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19 February 2016 Statement

Professor Paul J. Durack, Lawrence Livermore National Laboratory, USA
Professor Anna Pirani, Abdus Salam International Centre for Theoretical Physics, Italy

Dear Professor Durack and Professor Pirani,

Thank you for your letter dated 11 February 2016 in relation to Australian climate research.

Your letter is directed towards CSIRO’s contribution to Australia’s climate research activity and follows from strategic investment shifts that were announced recently within CSIRO. I am writing to respond on behalf of the Board of CSIRO, who in 2015 approved CSIRO’s Strategy 2020. The overall aim of the Strategy is to significantly lift Australia’s technology‐enabled innovation and in order to meet our national challenges including improving our prosperity and sustainability.

We agree with you that there is no doubt that climate science is a research field in which Australia has made ‐ and will continue to make ‐ a very strong contribution to global knowledge and also that CSIRO has been a key player in this success. Australian research in the science fields of Environment/Ecology and Geosciences represents more than 5% of global output in these fields – reflecting a relative specialisation of Australian research of 1.5‐fold as compared to the world average, for these fields.

Australia’s research capability in this field excels and it should be noted that the research strength is distributed across universities and a number of governmental agencies ‐ of which CSIRO is one contributor. CSIRO’s scientific output in the relevant science fields represents approximately 17% of Australian scientific article output in these fields and involves extensive collaboration with both national and international research teams.

I want to be clear about what has been decided in relation to CSIRO’s forward program. As you would appreciate – there has been quite a bit of speculation about the consequences of our strategic decisions. CSIRO has decided that CSIRO’s Oceans & Atmosphere research is one of a number of areas across the whole organisation where we will be redirecting some of our work, specifically in our Oceans and Climate Dynamics and Earth Systems Assessment programs.

I want to reassure you that we do recognise the national and international importance of this particular field of research and we are committed to working with national and international partners to ensure that there is no break in atmospheric measurements at Cape Grim as a result of these changes. CSIRO will continue to operate the RV Investigator for the benefit of scientists from Australia and around the world as a state of the art research facility. Further, CSIRO has also committed to working with national and international partners to:

  • Deliver on key contractual commitments, such as CSIRO’s leadership of the Earth System Science and Climate Change Hub under the National Environmental Science Programme (NESP) and our contributions to the Integrated Marine Observing System (IMOS);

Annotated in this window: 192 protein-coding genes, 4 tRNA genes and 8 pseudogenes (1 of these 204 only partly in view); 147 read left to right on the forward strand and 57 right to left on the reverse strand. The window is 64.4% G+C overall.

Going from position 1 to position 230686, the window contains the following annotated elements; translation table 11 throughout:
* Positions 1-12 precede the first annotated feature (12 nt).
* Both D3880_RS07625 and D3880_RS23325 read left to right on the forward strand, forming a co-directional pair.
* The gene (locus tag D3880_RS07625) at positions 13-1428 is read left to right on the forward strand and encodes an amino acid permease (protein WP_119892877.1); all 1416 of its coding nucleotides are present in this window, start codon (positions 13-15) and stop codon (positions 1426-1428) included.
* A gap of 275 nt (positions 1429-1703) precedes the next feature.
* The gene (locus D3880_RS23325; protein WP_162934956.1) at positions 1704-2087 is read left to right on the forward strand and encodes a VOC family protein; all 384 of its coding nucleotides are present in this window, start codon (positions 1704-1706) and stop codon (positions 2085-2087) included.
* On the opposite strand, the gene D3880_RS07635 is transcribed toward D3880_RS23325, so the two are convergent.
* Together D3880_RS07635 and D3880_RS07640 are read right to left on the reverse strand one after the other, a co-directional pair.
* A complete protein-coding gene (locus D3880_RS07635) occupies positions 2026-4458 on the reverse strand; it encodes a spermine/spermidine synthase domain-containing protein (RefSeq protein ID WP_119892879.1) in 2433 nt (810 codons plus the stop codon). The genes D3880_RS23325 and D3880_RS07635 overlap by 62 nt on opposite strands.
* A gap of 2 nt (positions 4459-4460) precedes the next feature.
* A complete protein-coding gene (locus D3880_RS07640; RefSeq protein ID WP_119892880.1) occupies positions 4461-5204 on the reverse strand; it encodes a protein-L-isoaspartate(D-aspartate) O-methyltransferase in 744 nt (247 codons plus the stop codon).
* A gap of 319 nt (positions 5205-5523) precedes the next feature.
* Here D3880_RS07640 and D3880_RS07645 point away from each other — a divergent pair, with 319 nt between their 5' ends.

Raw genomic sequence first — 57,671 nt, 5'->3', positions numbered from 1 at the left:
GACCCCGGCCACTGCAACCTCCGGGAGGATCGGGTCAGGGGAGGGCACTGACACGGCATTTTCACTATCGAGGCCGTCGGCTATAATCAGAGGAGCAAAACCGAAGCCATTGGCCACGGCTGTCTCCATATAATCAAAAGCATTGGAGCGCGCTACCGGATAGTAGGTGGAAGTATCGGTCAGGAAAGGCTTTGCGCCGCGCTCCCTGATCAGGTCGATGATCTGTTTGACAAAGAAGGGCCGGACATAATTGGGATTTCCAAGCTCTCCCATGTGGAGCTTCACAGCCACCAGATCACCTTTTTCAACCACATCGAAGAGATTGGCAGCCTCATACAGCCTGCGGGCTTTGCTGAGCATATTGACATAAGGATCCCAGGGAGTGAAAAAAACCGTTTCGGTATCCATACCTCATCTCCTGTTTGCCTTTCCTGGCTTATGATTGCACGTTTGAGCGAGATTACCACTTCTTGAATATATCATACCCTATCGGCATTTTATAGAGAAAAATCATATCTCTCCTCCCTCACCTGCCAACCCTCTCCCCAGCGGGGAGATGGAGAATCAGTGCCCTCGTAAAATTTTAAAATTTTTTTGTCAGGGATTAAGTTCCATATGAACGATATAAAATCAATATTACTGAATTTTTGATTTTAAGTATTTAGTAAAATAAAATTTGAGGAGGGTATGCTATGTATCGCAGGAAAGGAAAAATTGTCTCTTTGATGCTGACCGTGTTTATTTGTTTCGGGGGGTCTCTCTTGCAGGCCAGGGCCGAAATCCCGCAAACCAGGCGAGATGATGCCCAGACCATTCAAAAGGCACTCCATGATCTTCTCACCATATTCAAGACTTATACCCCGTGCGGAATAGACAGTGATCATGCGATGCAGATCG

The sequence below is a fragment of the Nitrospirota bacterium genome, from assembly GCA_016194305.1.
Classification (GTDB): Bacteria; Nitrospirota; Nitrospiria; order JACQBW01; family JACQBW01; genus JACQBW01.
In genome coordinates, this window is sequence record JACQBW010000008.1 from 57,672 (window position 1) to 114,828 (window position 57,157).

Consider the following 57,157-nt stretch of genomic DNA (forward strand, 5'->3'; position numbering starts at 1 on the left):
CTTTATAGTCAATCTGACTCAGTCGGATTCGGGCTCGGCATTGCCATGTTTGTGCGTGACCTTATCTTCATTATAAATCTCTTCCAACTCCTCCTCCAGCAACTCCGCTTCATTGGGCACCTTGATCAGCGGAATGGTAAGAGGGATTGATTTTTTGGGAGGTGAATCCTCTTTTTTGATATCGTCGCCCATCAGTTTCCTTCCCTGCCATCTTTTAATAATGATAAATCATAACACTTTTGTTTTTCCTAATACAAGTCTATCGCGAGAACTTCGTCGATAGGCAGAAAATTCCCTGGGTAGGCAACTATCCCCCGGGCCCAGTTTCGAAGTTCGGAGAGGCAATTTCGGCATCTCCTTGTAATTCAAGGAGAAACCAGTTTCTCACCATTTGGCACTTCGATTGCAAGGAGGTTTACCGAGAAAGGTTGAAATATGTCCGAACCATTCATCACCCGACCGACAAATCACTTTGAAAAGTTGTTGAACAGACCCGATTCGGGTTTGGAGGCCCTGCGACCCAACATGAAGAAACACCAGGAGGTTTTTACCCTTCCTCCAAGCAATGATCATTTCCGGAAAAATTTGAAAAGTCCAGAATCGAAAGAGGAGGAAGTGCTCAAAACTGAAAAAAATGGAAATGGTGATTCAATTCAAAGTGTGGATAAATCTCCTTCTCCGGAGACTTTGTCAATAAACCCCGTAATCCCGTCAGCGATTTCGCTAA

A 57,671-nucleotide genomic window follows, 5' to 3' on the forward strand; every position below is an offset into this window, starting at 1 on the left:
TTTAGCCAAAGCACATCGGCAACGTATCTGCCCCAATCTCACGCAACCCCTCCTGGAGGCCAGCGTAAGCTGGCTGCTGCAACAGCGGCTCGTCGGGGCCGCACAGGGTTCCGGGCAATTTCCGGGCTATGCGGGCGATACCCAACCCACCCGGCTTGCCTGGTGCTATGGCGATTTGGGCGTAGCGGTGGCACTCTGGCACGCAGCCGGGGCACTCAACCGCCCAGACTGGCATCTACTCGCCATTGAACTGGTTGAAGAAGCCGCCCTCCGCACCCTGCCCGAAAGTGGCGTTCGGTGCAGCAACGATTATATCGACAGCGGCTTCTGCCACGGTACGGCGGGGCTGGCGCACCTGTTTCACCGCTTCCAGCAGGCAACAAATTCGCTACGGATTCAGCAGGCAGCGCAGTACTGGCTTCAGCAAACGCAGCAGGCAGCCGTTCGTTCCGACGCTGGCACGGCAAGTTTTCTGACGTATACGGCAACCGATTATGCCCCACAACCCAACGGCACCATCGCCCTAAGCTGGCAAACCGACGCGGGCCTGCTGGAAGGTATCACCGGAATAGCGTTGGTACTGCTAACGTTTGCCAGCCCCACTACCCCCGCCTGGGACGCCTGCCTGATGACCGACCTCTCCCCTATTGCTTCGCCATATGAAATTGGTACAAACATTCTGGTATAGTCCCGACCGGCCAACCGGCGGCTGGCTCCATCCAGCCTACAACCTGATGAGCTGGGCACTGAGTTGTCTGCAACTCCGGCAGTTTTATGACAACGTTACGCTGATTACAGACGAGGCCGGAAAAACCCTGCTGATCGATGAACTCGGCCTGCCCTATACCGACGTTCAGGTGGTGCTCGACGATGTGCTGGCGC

• Ensure Australia has access to a state of the art climate model to understand our changing climate and inform adaptation and mitigation decisions; and to
  • Contribute to the international Argo floats program, which provides thousands of data‐points for temperature and salinity of our ocean.

Over the coming weeks, CSIRO will be working with relevant institutions on detailed implementation and, where necessary, transitions plans to achieve these outcomes. We will also be going through detailed consultation with our people working in these areas to make sure we achieve the best possible outcome.

It is important to put CSIRO’s recent announcement into a broader context. CSIRO has a central role to play in the translation of science and technology into products and services that benefit Australia and enhance national productivity. CSIRO is tasked with delivering science across many fields, and serving numerous stakeholders. Reflecting its 2020 strategy, CSIRO has decided to put greater emphasis on delivering technology‐enabled innovation that will re‐invigorate existing industries and create new ones. With finite resources, growth in some areas necessitates reductions in other areas.

Whilst CSIRO is reducing some of its climate change related investment, CSIRO will continue to employ over 300 scientists working on climate adaptation and mitigation research. We want to continue to make a meaningful contribution to solving the global challenge of environmental change, in collaboration with others including some of the signatories to your letter. CSIRO recognises that collaboration is critical, and we look forward to working with the national and global community to implement real solutions to the challenges of climate change.

Please feel free to contact me if you would like to discuss further.

Yours sincerely

David Thodey
CSIRO Chairman

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